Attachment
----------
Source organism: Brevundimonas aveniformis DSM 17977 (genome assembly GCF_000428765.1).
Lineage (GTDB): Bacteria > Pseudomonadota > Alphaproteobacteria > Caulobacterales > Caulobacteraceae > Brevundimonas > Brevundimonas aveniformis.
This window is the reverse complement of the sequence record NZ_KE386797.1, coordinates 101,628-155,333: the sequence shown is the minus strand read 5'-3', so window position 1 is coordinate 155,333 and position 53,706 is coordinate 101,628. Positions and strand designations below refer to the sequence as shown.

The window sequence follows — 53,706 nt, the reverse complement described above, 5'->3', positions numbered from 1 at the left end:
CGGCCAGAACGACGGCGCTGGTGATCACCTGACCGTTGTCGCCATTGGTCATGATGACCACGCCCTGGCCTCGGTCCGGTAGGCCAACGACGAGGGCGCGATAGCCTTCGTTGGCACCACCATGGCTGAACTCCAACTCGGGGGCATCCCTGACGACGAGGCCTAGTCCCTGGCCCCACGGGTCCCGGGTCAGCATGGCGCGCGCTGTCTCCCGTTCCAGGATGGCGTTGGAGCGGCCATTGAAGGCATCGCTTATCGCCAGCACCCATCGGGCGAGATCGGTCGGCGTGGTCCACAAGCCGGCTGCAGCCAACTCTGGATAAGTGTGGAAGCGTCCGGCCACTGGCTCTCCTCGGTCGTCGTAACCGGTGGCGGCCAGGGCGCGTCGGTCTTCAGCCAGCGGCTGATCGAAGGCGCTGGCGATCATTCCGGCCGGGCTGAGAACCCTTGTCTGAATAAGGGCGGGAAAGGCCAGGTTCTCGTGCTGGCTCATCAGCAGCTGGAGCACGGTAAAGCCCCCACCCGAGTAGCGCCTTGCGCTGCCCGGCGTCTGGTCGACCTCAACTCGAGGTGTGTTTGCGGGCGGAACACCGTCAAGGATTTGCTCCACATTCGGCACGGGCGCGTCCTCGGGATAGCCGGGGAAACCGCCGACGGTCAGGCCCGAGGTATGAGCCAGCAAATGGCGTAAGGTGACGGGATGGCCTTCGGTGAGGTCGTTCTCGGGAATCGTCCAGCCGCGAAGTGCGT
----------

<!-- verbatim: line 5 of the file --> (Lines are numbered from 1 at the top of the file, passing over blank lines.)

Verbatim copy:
CGGCCAGAACGACGGCGCTGGTGATCACCTGACCGTTGTCGCCATTGGTCATGATGACCACGCCCTGGCCTCGGTCCGGTAGGCCAACGACGAGGGCGCGATAGCCTTCGTTGGCACCACCATGGCTGAACTCCAACTCGGGGGCATCCCTGACGACGAGGCCTAGTCCCTGGCCCCACGGGTCCCGGGTCAGCATGGCGCGCGCTGTCTCCCGTTCCAGGATGGCGTTGGAGCGGCCATTGAAGGCATCGCTTATCGCCAGCACCCATCGGGCGAGATCGGTCGGCGTGGTCCACAAGCCGGCTGCAGCCAACTCTGGATAAGTGTGGAAGCGTCCGGCCACTGGCTCTCCTCGGTCGTCGTAACCGGTGGCGGCCAGGGCGCGTCGGTCTTCAGCCAGCGGCTGATCGAAGGCGCTGGCGATCATTCCGGCCGGGCTGAGAACCCTTGTCTGAATAAGGGCGGGAAAGGCCAGGTTCTCGTGCTGGCTCATCAGCAGCTGGAGCACGGTAAAGCCCCCACCCGAGTAGCGCCTTGCGCTGCCCGGCGTCTGGTCGACCTCAACTCGAGGTGTGTTTGCGGGCGGAACACCGTCAAGGATTTGCTCCACATTCGGCACGGGCGCGTCCTCGGGATAGCCGGGGAAACCGCCGACGGTCAGGCCCGAGGTATGAGCCAGCAAATGGCGTAAGGTGACGGGATGGCCTTCGGTGAGGTCGTTCTCGGGAATCGTCCAGCCGCGAAGTGCGT